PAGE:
The renowned qualities of Australia’s homegrown wines have helped bolster its reputation from its humble beginnings only a couple of hundred years ago. Consequently, the country is steadily ranked among the top ten wine producing countries. Appreciation for fine wine has become synonymous with Australian culture. This is evidenced by the rise of boutique wineries, viticulture courses, and wine bars. The country also holds annual wine festivals that draw crowds of local holidaymakers as well as foreign visitors who also appreciate Australian wine.
However, based on the 2013 report of IBISWorld, the country’s wine industry should brace itself for major obstacles that could hinder its growth in the coming years. The Wine Manufacturing in Australia 2012-2013 report from IBISWorld identified five major bottlenecks for the industry, namely, oversupply, volatility of export market economies, growing strength of the Australian dollar, increased competition from low-cost wine makers, and the dominance of supermarket chains.
The exports of Australian wine to key markets like the United Kingdom and the United States have diminished in the last five years. This is largely due to the economic recessions affecting both major markets. In addition, competitors from other wine producing countries at a lower cost have also gained ground in these markets. The strength of the Australian dollar has also limited the country’s competitive edge for exportation.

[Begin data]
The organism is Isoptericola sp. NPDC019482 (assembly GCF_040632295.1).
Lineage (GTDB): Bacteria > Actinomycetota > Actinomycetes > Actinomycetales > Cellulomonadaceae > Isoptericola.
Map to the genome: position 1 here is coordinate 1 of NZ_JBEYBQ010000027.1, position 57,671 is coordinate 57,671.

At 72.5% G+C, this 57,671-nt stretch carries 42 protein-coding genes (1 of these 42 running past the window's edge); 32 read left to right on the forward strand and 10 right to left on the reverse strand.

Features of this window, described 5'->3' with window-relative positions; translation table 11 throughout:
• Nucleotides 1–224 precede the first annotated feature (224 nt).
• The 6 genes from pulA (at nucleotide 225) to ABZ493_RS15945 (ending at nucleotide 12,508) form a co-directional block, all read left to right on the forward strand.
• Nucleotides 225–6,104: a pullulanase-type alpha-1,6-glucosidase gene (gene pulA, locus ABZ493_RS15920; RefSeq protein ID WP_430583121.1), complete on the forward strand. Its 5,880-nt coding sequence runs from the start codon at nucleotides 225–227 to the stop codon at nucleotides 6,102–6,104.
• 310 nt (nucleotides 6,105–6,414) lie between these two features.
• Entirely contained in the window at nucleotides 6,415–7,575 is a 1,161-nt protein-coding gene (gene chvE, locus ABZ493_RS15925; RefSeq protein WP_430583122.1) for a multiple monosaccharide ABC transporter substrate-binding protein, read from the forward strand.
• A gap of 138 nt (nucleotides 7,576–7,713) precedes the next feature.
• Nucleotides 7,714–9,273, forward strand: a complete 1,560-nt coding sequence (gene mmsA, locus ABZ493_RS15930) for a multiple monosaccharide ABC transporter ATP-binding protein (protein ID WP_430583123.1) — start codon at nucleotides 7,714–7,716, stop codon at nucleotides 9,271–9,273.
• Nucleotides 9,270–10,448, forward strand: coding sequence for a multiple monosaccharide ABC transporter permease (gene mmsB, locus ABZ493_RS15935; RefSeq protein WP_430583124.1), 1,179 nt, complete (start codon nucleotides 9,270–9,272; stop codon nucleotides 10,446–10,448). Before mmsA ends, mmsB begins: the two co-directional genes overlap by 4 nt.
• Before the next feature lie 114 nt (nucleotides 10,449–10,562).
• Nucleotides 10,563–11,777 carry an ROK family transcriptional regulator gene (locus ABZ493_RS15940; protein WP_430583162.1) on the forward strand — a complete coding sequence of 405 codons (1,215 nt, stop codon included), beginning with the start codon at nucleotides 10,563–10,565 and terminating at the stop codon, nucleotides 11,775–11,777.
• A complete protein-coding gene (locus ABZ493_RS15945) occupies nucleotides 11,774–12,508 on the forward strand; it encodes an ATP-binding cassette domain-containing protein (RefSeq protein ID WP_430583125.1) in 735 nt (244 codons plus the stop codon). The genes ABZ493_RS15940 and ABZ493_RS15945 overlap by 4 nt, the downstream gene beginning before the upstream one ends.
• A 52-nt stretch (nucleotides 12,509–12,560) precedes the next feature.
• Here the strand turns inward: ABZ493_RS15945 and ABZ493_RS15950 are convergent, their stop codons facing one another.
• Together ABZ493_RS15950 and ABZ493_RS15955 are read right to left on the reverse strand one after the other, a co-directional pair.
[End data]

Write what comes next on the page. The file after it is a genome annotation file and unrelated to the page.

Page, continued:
In this regard, local winemakers are turning their attention towards upcoming Asian markets. To date, the key market with Asia is China whose citizenry is fast gaining a taste for red wine.
The proliferation of supermarkets has led to an increase in the retail consumption of liquor. The clout of large brand names like Wesfarmers and Coles has limited the wholesale price of Australian wine. Moreover, these chains tend to stock their shelves with in-house brands and endorse their own private labels.
Despite these trials, many remain interested in pursuing a career in the Australian wine industry. For those who want to learn how to make wine an online winemaking course is offered by reputable distance education providers. The winemaking course is ideal for hobbyists and amateur wine makers. Even existing wine growers along with vineyard workers and managers can benefit from enrolling in the viticulture program. The country is a leader in research and education in the field of viticulture with the development of expert management techniques.
The wine making imparts an extensive explanation of the basic principles involved in making wine particularly in the Australian setting. Graduates will receive a viticulture certificate upon successful completion of the course.